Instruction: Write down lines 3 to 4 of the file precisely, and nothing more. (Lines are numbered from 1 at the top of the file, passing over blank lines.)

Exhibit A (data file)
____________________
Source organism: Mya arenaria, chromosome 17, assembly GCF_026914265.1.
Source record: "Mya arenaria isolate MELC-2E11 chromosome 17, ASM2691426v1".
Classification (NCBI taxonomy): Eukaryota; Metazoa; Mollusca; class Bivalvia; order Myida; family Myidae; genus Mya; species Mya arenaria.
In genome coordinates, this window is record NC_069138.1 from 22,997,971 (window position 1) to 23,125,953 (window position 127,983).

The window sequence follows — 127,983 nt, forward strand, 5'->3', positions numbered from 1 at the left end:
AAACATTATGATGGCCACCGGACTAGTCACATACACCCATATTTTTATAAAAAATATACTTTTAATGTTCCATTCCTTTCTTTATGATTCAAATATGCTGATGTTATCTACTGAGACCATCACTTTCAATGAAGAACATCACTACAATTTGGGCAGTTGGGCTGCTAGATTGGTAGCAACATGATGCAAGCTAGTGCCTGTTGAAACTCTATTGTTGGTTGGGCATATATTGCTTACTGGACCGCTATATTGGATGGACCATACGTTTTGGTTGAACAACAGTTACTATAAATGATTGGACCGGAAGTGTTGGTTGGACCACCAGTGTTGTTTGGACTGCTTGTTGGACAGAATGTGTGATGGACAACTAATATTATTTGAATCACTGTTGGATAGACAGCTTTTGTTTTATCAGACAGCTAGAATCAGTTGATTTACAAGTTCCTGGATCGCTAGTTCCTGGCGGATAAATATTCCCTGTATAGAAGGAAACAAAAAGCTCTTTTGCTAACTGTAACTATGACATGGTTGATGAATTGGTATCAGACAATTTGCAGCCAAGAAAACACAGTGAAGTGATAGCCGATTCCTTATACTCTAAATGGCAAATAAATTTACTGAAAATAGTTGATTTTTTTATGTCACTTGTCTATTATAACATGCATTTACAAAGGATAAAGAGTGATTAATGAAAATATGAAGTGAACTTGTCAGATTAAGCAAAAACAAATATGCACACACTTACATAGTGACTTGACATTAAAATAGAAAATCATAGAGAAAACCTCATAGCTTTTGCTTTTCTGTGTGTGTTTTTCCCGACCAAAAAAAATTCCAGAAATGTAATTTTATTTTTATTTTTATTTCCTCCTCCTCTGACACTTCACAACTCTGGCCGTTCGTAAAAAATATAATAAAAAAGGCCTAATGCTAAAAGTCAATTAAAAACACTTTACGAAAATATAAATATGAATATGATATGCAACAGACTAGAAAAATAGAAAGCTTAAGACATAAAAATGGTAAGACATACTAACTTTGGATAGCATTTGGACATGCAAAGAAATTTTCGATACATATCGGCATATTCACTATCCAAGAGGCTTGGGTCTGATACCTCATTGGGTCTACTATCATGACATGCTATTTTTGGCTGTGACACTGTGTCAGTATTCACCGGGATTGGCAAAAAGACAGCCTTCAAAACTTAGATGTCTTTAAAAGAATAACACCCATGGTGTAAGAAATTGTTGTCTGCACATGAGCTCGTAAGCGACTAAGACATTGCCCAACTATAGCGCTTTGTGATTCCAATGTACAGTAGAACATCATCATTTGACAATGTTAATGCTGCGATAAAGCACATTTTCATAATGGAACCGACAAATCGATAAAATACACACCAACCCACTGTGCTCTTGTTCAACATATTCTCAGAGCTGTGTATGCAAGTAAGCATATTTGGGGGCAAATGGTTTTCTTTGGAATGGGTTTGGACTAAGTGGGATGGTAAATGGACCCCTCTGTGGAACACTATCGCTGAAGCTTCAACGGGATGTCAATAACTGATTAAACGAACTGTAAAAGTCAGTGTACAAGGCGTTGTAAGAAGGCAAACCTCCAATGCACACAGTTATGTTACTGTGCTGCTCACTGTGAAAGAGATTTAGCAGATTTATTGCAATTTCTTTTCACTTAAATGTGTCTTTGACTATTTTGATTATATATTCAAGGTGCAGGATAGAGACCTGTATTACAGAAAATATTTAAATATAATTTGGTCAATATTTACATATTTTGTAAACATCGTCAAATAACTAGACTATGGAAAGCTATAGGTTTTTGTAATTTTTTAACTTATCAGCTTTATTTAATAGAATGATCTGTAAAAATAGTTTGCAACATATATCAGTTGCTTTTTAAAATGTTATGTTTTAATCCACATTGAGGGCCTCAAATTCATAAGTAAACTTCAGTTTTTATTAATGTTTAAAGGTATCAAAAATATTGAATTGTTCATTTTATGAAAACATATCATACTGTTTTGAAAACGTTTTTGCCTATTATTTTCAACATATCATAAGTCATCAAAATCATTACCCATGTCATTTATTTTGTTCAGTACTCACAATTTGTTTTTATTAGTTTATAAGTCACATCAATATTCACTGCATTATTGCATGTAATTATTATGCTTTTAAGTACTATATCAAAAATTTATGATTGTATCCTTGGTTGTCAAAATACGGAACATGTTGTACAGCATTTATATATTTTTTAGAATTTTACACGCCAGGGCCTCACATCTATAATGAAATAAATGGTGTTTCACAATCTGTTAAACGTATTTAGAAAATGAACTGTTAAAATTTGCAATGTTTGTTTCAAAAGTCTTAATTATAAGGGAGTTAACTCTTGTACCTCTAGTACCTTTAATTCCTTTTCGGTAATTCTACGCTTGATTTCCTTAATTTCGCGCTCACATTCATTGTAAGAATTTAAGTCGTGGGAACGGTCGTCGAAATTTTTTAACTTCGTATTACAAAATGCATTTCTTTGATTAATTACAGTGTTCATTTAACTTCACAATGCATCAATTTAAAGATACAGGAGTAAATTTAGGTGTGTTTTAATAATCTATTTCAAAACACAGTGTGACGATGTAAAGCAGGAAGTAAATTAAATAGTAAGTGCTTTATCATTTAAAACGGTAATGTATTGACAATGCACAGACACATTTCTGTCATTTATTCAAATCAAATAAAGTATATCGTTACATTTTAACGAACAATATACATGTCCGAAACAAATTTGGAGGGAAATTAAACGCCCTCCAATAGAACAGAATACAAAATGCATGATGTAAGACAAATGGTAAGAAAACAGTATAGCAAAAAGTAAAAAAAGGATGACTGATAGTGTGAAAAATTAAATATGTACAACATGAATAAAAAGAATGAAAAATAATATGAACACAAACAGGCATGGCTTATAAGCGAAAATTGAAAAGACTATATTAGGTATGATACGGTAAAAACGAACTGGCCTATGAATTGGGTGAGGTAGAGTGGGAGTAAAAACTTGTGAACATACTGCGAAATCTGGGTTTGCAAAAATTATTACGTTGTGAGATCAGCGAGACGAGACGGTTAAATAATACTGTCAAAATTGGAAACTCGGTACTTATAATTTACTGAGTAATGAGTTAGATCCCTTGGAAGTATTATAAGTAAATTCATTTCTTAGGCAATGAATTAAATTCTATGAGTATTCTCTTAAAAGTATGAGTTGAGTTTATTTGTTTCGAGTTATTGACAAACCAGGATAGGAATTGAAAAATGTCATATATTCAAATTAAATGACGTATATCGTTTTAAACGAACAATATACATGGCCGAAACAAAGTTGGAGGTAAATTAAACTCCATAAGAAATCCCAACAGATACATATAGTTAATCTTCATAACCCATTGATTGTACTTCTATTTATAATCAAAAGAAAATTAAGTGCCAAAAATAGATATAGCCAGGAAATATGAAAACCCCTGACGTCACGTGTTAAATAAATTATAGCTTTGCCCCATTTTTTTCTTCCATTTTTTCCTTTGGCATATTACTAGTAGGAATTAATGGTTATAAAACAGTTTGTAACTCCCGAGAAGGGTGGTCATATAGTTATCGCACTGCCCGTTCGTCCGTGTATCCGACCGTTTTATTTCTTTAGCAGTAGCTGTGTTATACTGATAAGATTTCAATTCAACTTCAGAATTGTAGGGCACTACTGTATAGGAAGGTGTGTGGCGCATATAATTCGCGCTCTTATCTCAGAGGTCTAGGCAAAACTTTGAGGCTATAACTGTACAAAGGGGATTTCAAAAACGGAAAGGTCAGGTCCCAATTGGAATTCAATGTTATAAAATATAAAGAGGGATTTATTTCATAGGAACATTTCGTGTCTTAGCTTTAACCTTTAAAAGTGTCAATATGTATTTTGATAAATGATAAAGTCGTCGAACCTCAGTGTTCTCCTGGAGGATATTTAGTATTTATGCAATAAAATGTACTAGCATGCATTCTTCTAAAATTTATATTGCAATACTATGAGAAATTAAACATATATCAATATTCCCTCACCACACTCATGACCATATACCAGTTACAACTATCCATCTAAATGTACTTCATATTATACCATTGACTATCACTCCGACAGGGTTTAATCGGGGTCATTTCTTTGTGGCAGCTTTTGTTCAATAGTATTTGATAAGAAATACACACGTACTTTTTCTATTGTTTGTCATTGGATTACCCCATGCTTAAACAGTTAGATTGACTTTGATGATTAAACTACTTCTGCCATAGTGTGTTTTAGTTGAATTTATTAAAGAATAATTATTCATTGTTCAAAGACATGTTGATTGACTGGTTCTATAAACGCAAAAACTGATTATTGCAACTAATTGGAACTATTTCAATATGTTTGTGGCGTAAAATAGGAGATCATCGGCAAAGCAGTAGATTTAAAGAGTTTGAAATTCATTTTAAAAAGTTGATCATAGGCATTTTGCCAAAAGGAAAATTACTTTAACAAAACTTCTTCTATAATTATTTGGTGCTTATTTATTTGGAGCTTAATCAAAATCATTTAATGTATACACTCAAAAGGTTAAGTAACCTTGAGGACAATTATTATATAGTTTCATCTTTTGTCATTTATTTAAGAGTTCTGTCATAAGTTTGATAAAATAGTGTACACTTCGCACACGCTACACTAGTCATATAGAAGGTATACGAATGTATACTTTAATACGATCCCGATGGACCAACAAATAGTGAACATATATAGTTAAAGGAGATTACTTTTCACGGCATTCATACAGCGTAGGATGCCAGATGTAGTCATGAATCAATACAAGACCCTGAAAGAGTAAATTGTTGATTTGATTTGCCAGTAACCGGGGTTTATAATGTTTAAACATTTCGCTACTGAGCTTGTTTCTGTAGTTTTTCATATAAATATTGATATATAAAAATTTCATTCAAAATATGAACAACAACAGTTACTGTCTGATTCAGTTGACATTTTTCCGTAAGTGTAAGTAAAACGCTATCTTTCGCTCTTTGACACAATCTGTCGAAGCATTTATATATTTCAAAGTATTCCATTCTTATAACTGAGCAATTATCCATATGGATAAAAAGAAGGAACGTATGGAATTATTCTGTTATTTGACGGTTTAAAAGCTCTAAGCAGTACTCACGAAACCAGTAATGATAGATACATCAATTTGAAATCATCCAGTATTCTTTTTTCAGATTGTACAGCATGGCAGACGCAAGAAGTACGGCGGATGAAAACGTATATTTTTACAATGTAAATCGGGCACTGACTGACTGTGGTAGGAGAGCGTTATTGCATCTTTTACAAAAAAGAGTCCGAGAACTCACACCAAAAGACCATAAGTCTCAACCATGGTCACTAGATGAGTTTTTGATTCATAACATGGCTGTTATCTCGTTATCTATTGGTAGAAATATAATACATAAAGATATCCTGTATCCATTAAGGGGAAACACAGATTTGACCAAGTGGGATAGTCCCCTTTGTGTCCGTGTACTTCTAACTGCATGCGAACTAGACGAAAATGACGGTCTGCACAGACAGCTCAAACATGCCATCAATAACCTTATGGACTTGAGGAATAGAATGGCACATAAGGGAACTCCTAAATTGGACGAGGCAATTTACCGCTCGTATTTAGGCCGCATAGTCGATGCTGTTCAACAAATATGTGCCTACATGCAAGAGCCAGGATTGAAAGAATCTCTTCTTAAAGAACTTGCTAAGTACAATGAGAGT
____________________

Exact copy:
Classification (NCBI taxonomy): Eukaryota; Metazoa; Mollusca; class Bivalvia; order Myida; family Myidae; genus Mya; species Mya arenaria.
In genome coordinates, this window is record NC_069138.1 from 22,997,971 (window position 1) to 23,125,953 (window position 127,983).